But not only were the twelve chosen, but Jesus wanted each man to be with Him so that He could send them out not only to preach, but to have the power to heal sicknesses and to cast out demons. This power was given to all the apostles including Judas Iscariot. (Matthew 10:1) Not only was Judas given miraculous power but Judas had a place in the apostolic ministry of the twelve. (Acts 1:16-19, 25)
But not only was Judas chosen as an apostle, gifted with miraculous power and contributed to the ministry, but Jesus considered Judas a trusted friend. Psalm 41:9 prophesied of Judas saying, “Even my own familiar friend in whom I trusted, who ate my bread, has lifted up his heel against me.” And again in the Garden in Gethsemane during His very betrayal, Jesus greeted Judas thusly; “Friend, why have you come?” (Matthew 26:50)
By nearly every meaningful measure Judas had it made. He was a trusted, money box carrying, member of the inner circle of apostles. But there was a problem and it wasn’t that Judas was not from Galilee, as were all the other apostles. (Judas is presumed to be from Kerioth in Judah1)
Upon Judas the Bible has given the distinction of being the only human ever to be called the Son of Perdition, a name he shares only with Satan himself (John 17:12, 2 Thessalonians 2:3 KJV) And Jesus Himself said of Judas that he “was a Devil.” (John 6:70) What kind of evil must a man possess in his heart to deserve such distinctions? It is a question I had to answer, as it leads to the point of this message.
You can read every verse dealing with Judas Iscariot, in both the Old and New Testaments in less than an hour. Give it another week to meditate on what the Bible has to say and, if you are honest, you will walk away with a singular notion about the state of the evil within the heart of Judas, he ‘aint much different than you or I. He was an ordinary man who was merely a petty thief. He did not kill countless children as Herod did, he did not commit genocide as was Haman’s desire, or even slaughter saints as Saul had done, before he became an Apostle. No, Judas simply betrayed Jesus for a mere 10 shekels of silver more than the Ishmaelite slave traders paid for Joseph. (Genesis 37:28)(Luke 22:3-6) And while I have heard people say that Judas may have been trying to force Jesus’ hand, in an attempt to rush what he thought would be an earthly kingdom with Christ as King, I do not give Judas such tribute, as I believe that Judas was simply a small time crook, no worse than I was years ago, no worse than any of us were or still are! Judas was just a common heathen, doing what the unsaved do, with an unclean heart and only one birth to his credit, he could do little more than serve his real master, Satan. (Matthew 6:23) The same as you and I did before grace alone snatched us from the pit into which Judas fell headlong, that is unless you are still falling.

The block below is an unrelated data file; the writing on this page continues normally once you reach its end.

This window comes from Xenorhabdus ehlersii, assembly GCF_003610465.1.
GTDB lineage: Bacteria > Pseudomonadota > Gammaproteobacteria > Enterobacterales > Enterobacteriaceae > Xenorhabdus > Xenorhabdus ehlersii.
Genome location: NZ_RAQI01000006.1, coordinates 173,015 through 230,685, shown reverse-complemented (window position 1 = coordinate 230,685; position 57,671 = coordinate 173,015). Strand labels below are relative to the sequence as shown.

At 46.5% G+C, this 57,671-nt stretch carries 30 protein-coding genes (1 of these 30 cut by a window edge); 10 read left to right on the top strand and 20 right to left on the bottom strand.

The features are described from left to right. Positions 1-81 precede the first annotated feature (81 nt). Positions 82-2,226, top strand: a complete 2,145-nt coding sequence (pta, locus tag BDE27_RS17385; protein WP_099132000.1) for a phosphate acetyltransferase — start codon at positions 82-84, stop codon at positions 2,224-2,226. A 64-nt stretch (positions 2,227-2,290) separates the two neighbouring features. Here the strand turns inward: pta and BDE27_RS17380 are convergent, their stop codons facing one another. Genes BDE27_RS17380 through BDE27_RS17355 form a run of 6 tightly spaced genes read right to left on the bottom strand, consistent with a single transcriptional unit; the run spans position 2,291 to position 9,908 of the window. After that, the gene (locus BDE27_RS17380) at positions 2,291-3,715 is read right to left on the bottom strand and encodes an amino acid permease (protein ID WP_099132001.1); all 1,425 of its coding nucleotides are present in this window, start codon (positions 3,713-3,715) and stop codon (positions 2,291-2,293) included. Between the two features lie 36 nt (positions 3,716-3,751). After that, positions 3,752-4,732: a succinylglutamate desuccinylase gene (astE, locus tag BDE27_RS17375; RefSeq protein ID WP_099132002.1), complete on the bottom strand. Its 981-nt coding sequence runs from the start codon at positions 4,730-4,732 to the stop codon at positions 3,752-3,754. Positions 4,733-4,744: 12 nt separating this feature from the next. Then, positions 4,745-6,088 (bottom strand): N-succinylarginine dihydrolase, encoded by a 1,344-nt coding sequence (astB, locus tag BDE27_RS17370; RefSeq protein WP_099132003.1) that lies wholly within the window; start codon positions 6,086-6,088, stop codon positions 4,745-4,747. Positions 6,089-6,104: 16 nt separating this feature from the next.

But did Judas really know, as he went hither and yonder executing the duties of his ministry and apostleship, that he was the son of perdition; that he would have been better off having never been born? (Matthew 26:24)Were you aware of your spiritual condition before the Holy Spirit removed the scales from your eyes? How much less do you think Judas’ awareness was, as he was gifted to perform great wonders? Judas was blind to his sin. Judas was unaware that the Bible was speaking to him when it says that the heart is evil, (Jeremiah 17:9), the flesh is evil, (Romans 7:14-25), the tongue is evil (James 3:2-12) even the eyes can be evil. Luke 11:33a says “No one, when he has lit a lamp, puts it in a secret place or under a basket, but on a lampstand, that those who come in may see the light. The lamp of the body is the eye. Therefore, when your eye is good, your whole body also is full of light. But when your eye is bad, your body also is full of darkness. Therefore take heed that the light which is in you is not darkness.”